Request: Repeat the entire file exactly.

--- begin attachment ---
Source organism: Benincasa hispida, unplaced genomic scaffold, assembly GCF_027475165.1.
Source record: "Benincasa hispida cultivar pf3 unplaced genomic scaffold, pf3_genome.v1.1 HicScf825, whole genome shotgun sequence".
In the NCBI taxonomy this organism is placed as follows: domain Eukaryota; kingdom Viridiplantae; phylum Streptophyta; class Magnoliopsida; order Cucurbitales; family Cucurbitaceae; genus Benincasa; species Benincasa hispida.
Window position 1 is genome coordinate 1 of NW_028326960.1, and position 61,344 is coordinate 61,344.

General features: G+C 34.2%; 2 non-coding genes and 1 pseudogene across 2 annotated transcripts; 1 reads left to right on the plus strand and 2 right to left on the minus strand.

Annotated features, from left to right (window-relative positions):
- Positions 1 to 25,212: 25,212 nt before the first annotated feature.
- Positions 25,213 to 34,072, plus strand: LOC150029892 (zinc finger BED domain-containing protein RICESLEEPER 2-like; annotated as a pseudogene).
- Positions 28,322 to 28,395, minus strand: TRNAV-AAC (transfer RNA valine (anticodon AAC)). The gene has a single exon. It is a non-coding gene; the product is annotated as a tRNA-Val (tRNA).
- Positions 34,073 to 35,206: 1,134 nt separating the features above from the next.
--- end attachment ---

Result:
Source organism: Benincasa hispida, unplaced genomic scaffold, assembly GCF_027475165.1.
Source record: "Benincasa hispida cultivar pf3 unplaced genomic scaffold, pf3_genome.v1.1 HicScf825, whole genome shotgun sequence".
In the NCBI taxonomy this organism is placed as follows: domain Eukaryota; kingdom Viridiplantae; phylum Streptophyta; class Magnoliopsida; order Cucurbitales; family Cucurbitaceae; genus Benincasa; species Benincasa hispida.
Window position 1 is genome coordinate 1 of NW_028326960.1, and position 61,344 is coordinate 61,344.

General features: G+C 34.2%; 2 non-coding genes and 1 pseudogene across 2 annotated transcripts; 1 reads left to right on the plus strand and 2 right to left on the minus strand.

Annotated features, from left to right (window-relative positions):
- Positions 1 to 25,212: 25,212 nt before the first annotated feature.
- Positions 25,213 to 34,072, plus strand: LOC150029892 (zinc finger BED domain-containing protein RICESLEEPER 2-like; annotated as a pseudogene).
- Positions 28,322 to 28,395, minus strand: TRNAV-AAC (transfer RNA valine (anticodon AAC)). The gene has a single exon. It is a non-coding gene; the product is annotated as a tRNA-Val (tRNA).
- Positions 34,073 to 35,206: 1,134 nt separating the features above from the next.